All the sketching work of Part 5 is now bound into a book ready to send for assessment. Before showing that I want to show the final few pages, not previously posted.At the top, manipulation of a photo inspired by Dryden Goodwin’s mould prints (http://www.drydengoodwin.com/mould_prints_2011.htm and http://www.drydengoodwin.com/Mould_2011.htm). At first look these seemed like plaster or perhaps clay masks, but they are actually photographs that have been pierced and torn and moulded to become three dimensional.
I wondered if this could be another way of presenting my photographs of objects – so many links to exercises in the course! The result wasn’t encouraging. I was working at small size and the vessels aren’t a common shape so there is no assist from the human visual system. The final straw was that my photo paper has the manufacturer’s name on the back – very distracting.
Below that is a printout of shape play. I’ve spent some time playing with photos to create simplified shapes, thinking of using them to experiment with compositions, or perhaps as stencils.Random jottings, including trying to get my head around time zone differences with various changes to and from summer time. This shows a photo printed on watercolour paper and put into the sketchbook. Above is the actual photo, using my simplified shapes and putting them into a space – Flinders Island. It’s very flat, the shapes sitting on top, as if a sheet of glass separates them from the environment. In another attempt I used actual photos of the vessels, most of them with opacity reduced trying to get them to fit in better. Not worth pursuing. I was taken by Briony Fer’s comments about Hans Arps use of line, so experimented making forms buckle with different scales of line. I was dissatisfied with the photographs I took of my vessels wrapped in brown paper (18-Mar-2016). One of many problems was the flat lighting, so I tried drawing on a printout of a photo to see if some highlights and shadows would improve matters. A great improvement, as is simplifying the floor and wall patterning. Definite lessons there.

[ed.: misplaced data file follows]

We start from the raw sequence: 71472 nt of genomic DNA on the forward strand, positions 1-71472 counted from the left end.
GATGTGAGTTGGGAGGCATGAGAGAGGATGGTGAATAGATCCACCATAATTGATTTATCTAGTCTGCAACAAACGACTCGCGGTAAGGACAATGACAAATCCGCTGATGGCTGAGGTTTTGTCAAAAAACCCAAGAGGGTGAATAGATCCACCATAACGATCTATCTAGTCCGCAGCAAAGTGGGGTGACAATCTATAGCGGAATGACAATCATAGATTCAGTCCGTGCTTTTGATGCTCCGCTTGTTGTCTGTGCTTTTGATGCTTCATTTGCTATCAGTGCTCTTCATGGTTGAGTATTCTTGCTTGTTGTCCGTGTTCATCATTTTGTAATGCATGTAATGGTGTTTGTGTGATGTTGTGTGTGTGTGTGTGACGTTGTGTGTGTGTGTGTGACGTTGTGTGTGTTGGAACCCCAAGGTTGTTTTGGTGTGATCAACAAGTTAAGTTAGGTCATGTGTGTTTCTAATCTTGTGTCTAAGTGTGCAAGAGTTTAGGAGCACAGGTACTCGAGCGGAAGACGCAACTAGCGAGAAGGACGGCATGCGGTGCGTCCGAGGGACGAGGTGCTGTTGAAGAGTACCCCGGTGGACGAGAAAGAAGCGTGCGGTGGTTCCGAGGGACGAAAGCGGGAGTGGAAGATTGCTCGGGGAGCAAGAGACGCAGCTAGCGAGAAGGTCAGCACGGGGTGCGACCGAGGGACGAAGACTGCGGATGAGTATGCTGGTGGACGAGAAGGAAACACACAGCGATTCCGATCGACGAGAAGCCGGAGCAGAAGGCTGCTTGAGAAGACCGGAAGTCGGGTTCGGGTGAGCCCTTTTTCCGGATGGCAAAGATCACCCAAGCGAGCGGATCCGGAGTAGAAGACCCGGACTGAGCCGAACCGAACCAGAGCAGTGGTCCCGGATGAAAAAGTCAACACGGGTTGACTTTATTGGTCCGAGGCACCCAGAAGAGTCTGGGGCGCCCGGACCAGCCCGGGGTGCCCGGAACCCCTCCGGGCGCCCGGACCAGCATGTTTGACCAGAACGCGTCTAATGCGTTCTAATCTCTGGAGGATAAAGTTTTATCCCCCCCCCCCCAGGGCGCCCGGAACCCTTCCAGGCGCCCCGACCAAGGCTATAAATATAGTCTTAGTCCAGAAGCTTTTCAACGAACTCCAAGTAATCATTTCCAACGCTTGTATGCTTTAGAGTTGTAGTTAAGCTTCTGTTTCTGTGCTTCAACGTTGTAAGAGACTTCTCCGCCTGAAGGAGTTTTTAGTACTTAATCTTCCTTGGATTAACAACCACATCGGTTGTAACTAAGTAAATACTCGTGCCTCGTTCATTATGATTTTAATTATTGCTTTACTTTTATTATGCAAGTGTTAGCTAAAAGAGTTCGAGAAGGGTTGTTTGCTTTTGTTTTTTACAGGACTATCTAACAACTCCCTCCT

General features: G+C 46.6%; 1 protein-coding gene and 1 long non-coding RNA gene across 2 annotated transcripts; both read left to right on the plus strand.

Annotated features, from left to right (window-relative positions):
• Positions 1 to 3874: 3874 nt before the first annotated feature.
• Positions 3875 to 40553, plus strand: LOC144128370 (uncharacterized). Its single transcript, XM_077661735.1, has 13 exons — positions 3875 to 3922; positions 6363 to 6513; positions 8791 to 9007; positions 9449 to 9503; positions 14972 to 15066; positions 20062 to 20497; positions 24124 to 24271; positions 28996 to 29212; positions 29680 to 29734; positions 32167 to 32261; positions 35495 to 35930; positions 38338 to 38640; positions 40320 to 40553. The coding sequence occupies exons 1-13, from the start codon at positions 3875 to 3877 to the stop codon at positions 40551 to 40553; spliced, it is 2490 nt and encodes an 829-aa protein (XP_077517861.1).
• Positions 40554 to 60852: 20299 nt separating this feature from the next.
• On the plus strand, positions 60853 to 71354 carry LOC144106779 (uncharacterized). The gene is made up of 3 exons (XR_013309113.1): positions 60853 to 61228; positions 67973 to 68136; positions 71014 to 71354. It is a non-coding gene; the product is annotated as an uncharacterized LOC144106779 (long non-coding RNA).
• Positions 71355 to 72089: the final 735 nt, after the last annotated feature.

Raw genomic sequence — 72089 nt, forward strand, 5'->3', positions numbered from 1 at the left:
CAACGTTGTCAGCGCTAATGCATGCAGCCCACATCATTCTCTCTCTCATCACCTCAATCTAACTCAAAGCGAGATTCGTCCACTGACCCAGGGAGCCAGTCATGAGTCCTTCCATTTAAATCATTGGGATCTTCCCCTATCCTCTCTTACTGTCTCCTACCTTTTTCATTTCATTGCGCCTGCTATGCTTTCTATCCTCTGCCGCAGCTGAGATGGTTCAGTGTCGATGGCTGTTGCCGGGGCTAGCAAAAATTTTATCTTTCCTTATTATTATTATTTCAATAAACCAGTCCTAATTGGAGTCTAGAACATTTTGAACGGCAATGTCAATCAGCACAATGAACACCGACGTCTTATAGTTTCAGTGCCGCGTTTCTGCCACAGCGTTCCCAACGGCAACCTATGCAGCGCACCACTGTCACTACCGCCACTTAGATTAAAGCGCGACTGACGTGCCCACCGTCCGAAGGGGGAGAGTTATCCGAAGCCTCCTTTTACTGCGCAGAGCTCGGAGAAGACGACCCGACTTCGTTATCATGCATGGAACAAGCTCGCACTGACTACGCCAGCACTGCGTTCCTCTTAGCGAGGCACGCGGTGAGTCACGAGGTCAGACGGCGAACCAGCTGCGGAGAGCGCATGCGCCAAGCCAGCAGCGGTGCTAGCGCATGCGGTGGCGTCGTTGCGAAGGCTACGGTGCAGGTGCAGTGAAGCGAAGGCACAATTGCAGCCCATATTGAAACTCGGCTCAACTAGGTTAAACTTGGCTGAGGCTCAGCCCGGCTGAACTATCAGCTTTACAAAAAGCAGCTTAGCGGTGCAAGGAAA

The plan was always to bind my Part 5 sketch work into a book. I’ve tried to bring together a few ideas from the course.
Shapes on the front and back are based on samples in Part 5. I haven’t used paints or collage very much, and was intrigued by Briony Fer’s discussion of Jackson Pollock, in particular Cut Out and Shadows: Number 2. Contradictory patterns of drips of the paint surface and cut-out shapes lead to all sorts of considerations about representation, figuration, abstraction, the nature of painting…
Out of that complex academic treatment I extracted simple ideas of dribbling paint and collage.For the binding I used a packed cords technique from Exposed Spine Sewings by Keith Smith. I like the use of wrapping, travelling up the cords on the spine, and designed the spiky black attachment to echo the zigzag stitching on sample p5-4. One of the useful features of p5-4 is the plumes of black, which arch over space and link areas in my compositions. Here they arch across front and back of the book, sheltering sample p5-8.
I think the end result is attractive, appropriate, not particularly robust but sufficient for the journey ahead.
Fer, B. (1997) On abstract art New Haven and London: Yale University Press
Smith, K (1995) Exposed Spine Sewings: Non-adhesive binding volume III Rochester NY: Keith Smith Books.
T1-MMT-P5 Sketchbook completed
Textiles 1 – Mixed Media for Textiles
Part 5: A final piece